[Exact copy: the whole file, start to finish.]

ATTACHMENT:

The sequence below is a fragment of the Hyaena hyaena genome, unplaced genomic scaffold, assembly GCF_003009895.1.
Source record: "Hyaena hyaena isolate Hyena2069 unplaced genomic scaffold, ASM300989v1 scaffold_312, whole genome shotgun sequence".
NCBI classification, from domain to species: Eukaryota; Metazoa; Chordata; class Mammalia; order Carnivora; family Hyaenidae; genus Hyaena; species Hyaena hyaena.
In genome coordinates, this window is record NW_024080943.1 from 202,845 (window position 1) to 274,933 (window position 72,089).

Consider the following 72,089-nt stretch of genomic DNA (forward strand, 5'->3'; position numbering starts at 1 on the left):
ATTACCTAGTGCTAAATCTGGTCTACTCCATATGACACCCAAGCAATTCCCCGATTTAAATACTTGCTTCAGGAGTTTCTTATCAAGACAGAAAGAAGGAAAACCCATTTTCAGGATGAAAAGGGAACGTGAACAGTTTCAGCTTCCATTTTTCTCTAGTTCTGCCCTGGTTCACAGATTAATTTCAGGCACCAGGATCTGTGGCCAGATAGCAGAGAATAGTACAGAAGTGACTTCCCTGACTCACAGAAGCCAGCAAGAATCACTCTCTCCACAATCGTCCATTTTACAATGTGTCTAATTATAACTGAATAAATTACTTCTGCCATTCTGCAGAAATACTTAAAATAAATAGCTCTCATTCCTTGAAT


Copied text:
The sequence below is a fragment of the Hyaena hyaena genome, unplaced genomic scaffold, assembly GCF_003009895.1.
Source record: "Hyaena hyaena isolate Hyena2069 unplaced genomic scaffold, ASM300989v1 scaffold_312, whole genome shotgun sequence".
NCBI classification, from domain to species: Eukaryota; Metazoa; Chordata; class Mammalia; order Carnivora; family Hyaenidae; genus Hyaena; species Hyaena hyaena.
In genome coordinates, this window is record NW_024080943.1 from 202,845 (window position 1) to 274,933 (window position 72,089).

Consider the following 72,089-nt stretch of genomic DNA (forward strand, 5'->3'; position numbering starts at 1 on the left):
ATTACCTAGTGCTAAATCTGGTCTACTCCATATGACACCCAAGCAATTCCCCGATTTAAATACTTGCTTCAGGAGTTTCTTATCAAGACAGAAAGAAGGAAAACCCATTTTCAGGATGAAAAGGGAACGTGAACAGTTTCAGCTTCCATTTTTCTCTAGTTCTGCCCTGGTTCACAGATTAATTTCAGGCACCAGGATCTGTGGCCAGATAGCAGAGAATAGTACAGAAGTGACTTCCCTGACTCACAGAAGCCAGCAAGAATCACTCTCTCCACAATCGTCCATTTTACAATGTGTCTAATTATAACTGAATAAATTACTTCTGCCATTCTGCAGAAATACTTAAAATAAATAGCTCTCATTCCTTGAAT